Applied Economics Letters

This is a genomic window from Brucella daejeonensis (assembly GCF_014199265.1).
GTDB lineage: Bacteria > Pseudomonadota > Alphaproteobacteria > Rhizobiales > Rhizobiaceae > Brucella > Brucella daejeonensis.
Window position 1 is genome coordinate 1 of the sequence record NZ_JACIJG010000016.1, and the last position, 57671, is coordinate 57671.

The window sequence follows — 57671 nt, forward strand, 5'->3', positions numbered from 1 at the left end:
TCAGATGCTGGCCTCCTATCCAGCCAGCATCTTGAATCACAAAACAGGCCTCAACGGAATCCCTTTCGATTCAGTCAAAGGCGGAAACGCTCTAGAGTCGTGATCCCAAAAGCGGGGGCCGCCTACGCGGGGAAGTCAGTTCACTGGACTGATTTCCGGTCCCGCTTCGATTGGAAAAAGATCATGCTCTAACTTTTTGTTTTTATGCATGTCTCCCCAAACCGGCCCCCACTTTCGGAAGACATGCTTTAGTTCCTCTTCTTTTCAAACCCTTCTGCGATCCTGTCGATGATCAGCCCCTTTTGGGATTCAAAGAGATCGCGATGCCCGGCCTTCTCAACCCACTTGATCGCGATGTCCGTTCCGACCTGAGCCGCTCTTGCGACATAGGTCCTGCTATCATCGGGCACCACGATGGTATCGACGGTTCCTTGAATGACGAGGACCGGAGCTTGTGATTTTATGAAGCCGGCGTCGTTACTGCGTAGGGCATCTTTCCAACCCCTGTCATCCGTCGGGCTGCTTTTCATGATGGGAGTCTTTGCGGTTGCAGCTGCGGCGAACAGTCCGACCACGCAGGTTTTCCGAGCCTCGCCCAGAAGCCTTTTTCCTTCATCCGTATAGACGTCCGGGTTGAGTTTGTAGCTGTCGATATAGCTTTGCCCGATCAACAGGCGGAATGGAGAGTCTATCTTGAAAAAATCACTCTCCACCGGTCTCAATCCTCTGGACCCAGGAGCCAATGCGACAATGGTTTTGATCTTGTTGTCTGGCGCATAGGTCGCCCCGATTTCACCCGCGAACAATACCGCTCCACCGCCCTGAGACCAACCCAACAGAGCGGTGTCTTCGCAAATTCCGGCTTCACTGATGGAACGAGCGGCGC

This article uses recent US state level data to estimate the demand for cigarettes. The main contribution of this work is that, unlike previous studies, it takes into account both price and nonprice incentives behind the smuggling of cigarettes. The results show the demand for cigarettes to be elastic and greater than that found in the previous literature. The effects of greater literacy and income on smoking are insignificant. Also, the magnitude of own price elasticity seems affected by whether a correction is made for border prices. Comparing the price and nonprice influences on cigarette smuggling, it seems that price inducements remain the main force behind smuggling. Policy implications are discussed.